One step forward, two steps back….?

by Judith M. Reichel

One step forward, two steps back

By Judith M. Reichel, PhD

The Status Quo

So much has been said and written about the “special kind of hell” that often describes the daily life of a postdoctoral research fellow. There have been objections against the poor pay and horrid hours, advice on how to combine a young family with the demands of a prosperous career, and many other more or less specific issues regarding the career choices and trajectories of postdocs. But after all this reporting, writing, and the discussions – what has actually been achieved?

Small steps

Unfortunately, not much has really changed. While there have been some isolated improvements for more pay, they are limited to a select few universities. In January 2016, the National Institutes of Health (NIH) released guidelines announcing slightly augmented postdoc stipends and yearly stipend increases. However, until each institute where postdocs are employed enforces these guidelines, postdoc stipends remain at the discretion of all-too-powerful PIs. The National Postdoctoral Association (NPA), established in 2003, is trying to rectify this situation. Yet, the NPA is still a fairly young organization, struggling with its own organization and without a big enough budget to put some well-deserved weight behind their demands. So while we have to thank the individual postdoc unions and associations for what they have already achieved, we also have to acknowledge that there is still a lot left to fight for.

Hope on the horizon?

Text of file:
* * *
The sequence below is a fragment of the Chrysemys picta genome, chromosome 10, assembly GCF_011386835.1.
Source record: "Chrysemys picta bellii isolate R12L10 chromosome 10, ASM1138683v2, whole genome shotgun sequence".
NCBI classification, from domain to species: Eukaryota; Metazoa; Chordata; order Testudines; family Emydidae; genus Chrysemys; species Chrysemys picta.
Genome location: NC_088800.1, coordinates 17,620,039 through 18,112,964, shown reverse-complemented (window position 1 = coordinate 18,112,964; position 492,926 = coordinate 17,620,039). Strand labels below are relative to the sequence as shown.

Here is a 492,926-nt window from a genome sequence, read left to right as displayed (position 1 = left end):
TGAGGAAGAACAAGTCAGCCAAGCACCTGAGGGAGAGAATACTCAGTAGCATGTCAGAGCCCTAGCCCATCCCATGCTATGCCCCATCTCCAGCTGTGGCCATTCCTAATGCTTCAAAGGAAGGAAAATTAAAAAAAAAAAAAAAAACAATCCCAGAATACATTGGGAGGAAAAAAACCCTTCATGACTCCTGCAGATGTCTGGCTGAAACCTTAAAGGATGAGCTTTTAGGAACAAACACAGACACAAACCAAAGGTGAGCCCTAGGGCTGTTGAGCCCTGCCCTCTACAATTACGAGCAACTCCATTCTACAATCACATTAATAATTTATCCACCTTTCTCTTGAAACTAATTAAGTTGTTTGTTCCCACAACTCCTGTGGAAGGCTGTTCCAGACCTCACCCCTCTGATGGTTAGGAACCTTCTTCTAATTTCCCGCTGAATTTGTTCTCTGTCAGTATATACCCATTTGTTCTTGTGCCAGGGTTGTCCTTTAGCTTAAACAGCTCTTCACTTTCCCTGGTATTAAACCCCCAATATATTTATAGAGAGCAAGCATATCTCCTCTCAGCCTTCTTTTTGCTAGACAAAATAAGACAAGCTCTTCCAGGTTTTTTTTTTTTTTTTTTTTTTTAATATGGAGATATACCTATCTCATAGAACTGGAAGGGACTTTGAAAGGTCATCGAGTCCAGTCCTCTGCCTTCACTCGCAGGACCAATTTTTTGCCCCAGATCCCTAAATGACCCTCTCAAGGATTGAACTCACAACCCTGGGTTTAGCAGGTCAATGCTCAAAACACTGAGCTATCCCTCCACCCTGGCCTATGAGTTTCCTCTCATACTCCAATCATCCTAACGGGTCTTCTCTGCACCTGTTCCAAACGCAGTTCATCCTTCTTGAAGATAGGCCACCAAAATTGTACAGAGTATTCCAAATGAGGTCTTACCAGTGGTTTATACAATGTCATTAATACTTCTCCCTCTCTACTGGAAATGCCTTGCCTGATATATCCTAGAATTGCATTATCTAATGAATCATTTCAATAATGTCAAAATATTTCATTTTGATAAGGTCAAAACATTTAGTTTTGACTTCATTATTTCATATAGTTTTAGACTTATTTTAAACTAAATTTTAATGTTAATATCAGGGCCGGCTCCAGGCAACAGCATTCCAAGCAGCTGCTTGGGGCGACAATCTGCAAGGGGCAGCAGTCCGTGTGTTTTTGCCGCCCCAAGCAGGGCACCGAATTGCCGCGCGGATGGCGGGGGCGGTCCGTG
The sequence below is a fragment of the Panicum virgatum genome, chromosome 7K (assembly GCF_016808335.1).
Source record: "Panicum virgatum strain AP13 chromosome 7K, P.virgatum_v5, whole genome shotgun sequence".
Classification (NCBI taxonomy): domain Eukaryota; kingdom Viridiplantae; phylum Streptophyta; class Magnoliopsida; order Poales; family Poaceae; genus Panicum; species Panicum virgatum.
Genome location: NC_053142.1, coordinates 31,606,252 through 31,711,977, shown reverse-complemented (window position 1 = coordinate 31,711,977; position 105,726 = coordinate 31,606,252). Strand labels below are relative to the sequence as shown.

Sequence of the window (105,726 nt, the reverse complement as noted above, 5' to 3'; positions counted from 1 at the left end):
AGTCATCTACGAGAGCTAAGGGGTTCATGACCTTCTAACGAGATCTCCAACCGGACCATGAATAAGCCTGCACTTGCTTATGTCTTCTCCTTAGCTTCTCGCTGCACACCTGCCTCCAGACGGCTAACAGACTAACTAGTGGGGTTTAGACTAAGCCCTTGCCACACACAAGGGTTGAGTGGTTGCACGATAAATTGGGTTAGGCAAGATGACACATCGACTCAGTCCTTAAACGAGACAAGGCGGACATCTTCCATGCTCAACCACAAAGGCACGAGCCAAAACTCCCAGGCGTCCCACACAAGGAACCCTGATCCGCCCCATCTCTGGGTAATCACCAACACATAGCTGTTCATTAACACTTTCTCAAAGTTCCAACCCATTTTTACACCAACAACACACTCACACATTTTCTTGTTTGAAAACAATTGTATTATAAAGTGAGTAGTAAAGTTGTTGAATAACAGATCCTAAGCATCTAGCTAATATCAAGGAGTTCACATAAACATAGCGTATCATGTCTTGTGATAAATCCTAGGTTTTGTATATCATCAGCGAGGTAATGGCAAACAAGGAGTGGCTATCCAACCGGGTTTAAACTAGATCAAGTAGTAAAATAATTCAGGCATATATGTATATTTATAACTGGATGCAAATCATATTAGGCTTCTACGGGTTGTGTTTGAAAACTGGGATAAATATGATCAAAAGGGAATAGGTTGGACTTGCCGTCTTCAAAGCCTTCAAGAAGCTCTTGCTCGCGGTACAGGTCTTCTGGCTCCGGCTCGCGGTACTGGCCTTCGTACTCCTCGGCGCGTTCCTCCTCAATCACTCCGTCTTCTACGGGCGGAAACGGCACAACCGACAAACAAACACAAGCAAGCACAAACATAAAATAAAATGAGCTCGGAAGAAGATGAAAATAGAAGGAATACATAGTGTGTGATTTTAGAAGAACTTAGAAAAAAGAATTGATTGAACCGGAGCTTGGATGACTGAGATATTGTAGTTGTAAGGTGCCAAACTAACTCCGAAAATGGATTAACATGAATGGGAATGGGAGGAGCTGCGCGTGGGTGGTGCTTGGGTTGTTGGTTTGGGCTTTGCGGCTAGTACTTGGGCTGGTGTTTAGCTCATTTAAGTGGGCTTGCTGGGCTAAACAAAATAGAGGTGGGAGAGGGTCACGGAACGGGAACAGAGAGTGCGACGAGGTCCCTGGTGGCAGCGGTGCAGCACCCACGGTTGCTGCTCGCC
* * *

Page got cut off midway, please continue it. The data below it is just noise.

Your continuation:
On May 18th, the US Department of Labor (DOL) finalized a new law that will lead to increased salaries for many postdocs by December 2016, either through a direct pay raise or overtime pay. The new law requires that employers provide overtime pay to employees who earn less than $47,476 (nearly double the previous threshold of $23,600). According to the NIH guidelines from January, an entry level postdoc in the US earns $43,692; thus, they are now entitled to overtime pay once they exceed 40 hours per week. Given the demands of a postdoc schedule and the difficulties in accurately accounting for their work hours, the most likely scenario will be that entry level salaries will be raised above $47,476. This is certainly an enormous step in the right direction for postdocs across the U.S. and worldwide, who have on average undergone over a decade of highly specialized training only to receive near minimum wage for a 60+ hour work week.

However, we still have a long way to go. The implementation of these mandates will have to be enforced by every institution, which will be difficult to say the least. Powerful PIs bring in grant money and prestige, both of which are essential to any research endeavor. Until institutions value both PIs and postdocs (who arguably carry the bulk of the bench workload) appropriately, postdocs are relying on strong advocates to make their voices heard.